Researchers are recruiting volunteers for a clinical trial that will use a new therapy to target a ‘defense switch’ to cancer cells that warns cancer against the threat of chemotherapy.
The new strategy hopes to improve survival rates for patients with triple negative breast cancer – a treatment-resistant form of cancer that can quickly adapt to chemotherapy – affecting over 1,500 women each year in New South Wales.
Set to begin in August, the trial will be led by Associate Professor Christine Chaffer and Dr Beatriz San Juan of the Garvan Institute of Medical Research, and Senior Staff Specialist in Medical Oncology Dr Rachel Dear of St Vincent’s Hospital Sydney. It will be performed at The Kinghorn Cancer Center in Darlinghurst.
“Triple negative breast cancer is an aggressive disease with a greater chance of spreading around the body and recurring within five years than other breast cancers,” Chaffer said.
“In preclinical studies, we found that an experimental drug, seviteronel, combined with chemotherapy, could be twice as effective in reducing the size of tumors as chemotherapy alone,” Chaffer said.
Androgen hormones tell triple negative breast cancer to adapt to chemotherapy and behave aggressively. Seviteronel works by blocking these warning signals and enabling other treatments to be effective.
Dr Dear said: “This is an exciting opportunity to test a new treatment option for metastatic triple negative breast cancer, for which there is currently a gap in effective drug treatments.”
Seviteronel is not currently approved for clinical use. If this test is successful, it will be followed within a year by a larger safety study.
The research leading to the trial was supported by the NELUNE Foundation, which awarded Chaffer with the Rebecca Wilson Fellowship in Cancer Research in 2017, allowing her to return her research to Sydney from the US. The Fellowship is a lasting legacy for sports journalist the late Rebecca Wilson.
New approach to triple negative breast cancer
About 10-15% of breast cancer cases are diagnosed as triple negative breast cancer, which means the cancer cells lack all three receptors that doctors can target with cancer treatment drugs. Because there are currently no effective targeted therapies, triple negative breast cancers have a poor prognosis compared to other forms of breast cancer.
Research by Chaffer’s team found that triple negative cancer cells ‘change’ their cell status in response to chemotherapy, which not only makes the cancer cells more aggressive but also enables them to escape treatment.
“We found that chemotherapy triggers a cell change in cancer cells that enables them to build a defense against the chemotherapy. This means that after treatment another type of cancer cell develops, which has become resistant to the chemotherapy and a major cause is from cancer relapse, “Chaffer said.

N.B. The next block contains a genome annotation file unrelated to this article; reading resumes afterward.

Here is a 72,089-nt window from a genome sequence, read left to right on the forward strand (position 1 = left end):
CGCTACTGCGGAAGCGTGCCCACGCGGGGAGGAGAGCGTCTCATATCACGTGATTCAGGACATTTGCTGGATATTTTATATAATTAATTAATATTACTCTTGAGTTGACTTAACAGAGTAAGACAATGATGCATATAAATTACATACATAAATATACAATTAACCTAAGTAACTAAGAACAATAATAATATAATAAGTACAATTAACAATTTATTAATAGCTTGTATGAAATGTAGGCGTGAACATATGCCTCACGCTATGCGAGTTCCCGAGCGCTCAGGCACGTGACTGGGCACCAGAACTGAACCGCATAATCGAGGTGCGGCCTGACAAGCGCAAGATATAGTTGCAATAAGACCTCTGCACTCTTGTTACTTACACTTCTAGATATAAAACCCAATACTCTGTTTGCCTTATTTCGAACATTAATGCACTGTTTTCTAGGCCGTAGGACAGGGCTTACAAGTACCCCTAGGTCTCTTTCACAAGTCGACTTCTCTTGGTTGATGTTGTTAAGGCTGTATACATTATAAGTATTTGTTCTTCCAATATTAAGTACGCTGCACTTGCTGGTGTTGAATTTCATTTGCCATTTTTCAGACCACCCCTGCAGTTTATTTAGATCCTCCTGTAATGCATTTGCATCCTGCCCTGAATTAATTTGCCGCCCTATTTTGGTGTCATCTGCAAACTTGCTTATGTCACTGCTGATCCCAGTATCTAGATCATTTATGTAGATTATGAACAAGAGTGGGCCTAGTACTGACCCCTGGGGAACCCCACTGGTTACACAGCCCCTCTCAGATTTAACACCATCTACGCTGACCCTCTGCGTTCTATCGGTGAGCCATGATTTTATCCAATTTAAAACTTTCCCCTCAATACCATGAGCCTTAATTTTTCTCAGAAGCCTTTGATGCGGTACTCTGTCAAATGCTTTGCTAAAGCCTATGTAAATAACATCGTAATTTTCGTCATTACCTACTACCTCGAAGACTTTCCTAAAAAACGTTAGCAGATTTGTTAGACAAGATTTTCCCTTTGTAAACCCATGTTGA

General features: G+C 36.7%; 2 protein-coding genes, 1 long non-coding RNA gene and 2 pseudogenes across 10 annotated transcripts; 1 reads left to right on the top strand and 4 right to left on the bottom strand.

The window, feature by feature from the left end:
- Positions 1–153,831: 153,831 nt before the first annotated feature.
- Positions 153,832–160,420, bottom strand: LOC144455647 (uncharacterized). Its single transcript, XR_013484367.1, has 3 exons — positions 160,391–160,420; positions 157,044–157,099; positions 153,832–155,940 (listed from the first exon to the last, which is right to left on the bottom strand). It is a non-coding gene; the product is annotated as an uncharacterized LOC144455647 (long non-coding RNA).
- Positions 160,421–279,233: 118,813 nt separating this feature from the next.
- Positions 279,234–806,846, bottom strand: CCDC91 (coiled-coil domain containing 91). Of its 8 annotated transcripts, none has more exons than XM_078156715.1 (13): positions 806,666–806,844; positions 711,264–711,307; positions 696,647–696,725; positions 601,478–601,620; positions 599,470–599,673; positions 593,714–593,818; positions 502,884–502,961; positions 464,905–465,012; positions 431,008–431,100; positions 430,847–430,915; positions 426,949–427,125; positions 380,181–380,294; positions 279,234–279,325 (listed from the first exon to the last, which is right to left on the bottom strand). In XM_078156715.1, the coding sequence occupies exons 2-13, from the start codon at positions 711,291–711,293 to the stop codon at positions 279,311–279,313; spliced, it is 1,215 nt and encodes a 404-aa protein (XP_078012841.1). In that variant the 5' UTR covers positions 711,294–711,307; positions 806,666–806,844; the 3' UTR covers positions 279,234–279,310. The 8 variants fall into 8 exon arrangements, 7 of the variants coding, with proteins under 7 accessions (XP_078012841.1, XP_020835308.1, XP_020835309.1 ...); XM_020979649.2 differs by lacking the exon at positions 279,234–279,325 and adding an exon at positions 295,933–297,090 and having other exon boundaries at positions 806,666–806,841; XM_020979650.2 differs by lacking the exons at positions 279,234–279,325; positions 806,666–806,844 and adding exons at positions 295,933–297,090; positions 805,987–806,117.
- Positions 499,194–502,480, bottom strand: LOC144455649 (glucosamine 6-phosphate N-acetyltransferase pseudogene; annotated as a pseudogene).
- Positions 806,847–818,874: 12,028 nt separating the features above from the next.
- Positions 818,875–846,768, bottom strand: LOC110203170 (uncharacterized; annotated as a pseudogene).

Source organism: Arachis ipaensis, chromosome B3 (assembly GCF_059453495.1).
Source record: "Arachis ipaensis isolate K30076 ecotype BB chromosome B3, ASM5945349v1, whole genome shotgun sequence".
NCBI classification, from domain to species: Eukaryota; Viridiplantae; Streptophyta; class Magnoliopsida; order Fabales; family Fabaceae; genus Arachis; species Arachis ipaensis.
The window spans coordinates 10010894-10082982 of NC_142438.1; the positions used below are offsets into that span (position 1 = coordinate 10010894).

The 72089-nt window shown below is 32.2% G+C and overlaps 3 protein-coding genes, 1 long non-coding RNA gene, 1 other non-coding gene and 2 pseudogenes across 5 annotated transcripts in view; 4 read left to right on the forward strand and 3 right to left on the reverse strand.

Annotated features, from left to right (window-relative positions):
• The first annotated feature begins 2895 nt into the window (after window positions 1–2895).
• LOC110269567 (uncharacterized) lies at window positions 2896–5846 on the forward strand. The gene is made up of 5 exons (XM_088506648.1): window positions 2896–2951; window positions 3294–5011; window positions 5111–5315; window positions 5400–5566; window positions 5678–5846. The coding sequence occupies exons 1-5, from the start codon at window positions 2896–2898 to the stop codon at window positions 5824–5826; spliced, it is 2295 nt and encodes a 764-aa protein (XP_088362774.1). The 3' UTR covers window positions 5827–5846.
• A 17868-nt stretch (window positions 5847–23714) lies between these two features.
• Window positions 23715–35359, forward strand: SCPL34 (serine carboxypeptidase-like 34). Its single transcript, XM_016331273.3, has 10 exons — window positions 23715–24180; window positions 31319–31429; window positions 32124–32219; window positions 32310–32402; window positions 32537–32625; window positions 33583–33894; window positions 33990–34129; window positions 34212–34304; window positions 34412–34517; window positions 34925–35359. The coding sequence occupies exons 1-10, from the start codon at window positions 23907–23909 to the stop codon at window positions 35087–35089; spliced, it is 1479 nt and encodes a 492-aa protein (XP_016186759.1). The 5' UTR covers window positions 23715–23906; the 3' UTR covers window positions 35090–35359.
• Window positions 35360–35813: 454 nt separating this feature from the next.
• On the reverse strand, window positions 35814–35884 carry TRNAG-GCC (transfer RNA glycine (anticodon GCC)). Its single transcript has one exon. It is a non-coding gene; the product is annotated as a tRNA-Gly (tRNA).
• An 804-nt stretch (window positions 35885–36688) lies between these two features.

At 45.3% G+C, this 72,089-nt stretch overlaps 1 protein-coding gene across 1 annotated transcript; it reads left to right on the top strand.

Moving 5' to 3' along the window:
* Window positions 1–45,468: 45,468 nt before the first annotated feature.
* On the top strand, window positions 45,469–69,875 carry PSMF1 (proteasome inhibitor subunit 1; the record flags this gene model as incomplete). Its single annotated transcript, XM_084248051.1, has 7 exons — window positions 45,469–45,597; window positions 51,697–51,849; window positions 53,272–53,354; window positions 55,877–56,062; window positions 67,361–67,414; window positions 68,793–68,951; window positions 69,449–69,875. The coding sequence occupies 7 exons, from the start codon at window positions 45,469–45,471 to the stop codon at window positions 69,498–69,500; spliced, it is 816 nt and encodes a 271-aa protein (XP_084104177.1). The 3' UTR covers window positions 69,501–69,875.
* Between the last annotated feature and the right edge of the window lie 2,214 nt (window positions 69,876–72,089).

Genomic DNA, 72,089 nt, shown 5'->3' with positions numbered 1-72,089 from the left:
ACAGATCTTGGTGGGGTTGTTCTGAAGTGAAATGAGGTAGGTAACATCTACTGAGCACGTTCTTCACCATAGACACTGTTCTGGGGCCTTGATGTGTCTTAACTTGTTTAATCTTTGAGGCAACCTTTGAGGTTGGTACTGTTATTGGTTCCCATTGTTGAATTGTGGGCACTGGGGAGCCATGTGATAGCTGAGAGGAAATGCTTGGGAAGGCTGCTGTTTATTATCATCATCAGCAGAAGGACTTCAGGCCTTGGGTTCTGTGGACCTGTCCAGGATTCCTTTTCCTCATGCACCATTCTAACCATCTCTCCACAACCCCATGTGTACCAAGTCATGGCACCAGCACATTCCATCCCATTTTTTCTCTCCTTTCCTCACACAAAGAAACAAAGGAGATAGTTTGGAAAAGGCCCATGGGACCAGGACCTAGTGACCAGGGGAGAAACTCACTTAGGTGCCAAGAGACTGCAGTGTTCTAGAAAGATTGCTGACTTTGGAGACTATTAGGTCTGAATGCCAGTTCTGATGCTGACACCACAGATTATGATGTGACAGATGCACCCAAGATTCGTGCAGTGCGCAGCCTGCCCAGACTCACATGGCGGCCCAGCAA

“We aim to put an end to this cancer resistance strategy to improve the effectiveness of chemotherapy for triple negative breast tumors.”
Dr. Beatriz Perez San Juan, the postdoctoral researcher in the laboratory of Associate Professor Chaffer, who is leading the preclinical study, discovered that activation of androgen receptors in breast cancer cells triggers cell status change. Androgens are often thought of as male sex hormones, but are also found at lower levels in women.
In preclinical models of triple negative breast cancer, the researchers administered chemotherapy together with seviteronel, an experimental treatment that blocks the production of androgen. The combination approach causes a 70% to 100% greater reduction in tumor size, compared to chemotherapy alone. This strategy prevented the emergence of chemotherapy-resistant cells and reduced the spread of cancer around the body.
Repurposing in experimental treatment
Seviteronel was originally developed as a standalone therapy for breast and prostate cancers carrying the androgen receptor and has been shown to be safe for patients in phase II clinical trials.
“Our research found that seviteronel may be much more beneficial than adjunctive therapy. We found that androgen inhibition blocks the switching of cancer cell status, ‘locking’ cancer cells into a chemotherapy-sensitive state. This is why chemotherapy plus seviteronel- treatment was more effective then chemotherapy only to target cancer in our preclinical studies, “said Perez San Juan.
“We hope this new combination therapy approach will drastically reduce drug resistance to improve the effectiveness of standard-of-care chemotherapy and, ultimately, improve outcomes for patients.”
Anyone interested in registering interest in 4CAST’s clinical trial can contact St Vincent’s Hospital Sydney Research Office, SVHS.email@example.com.
Image Credit: © stock.adobe.com/au/crevis
Try new strategy for aggressive breast cancer to get started soon
Source link Try new strategy for aggressive breast cancer to get started soon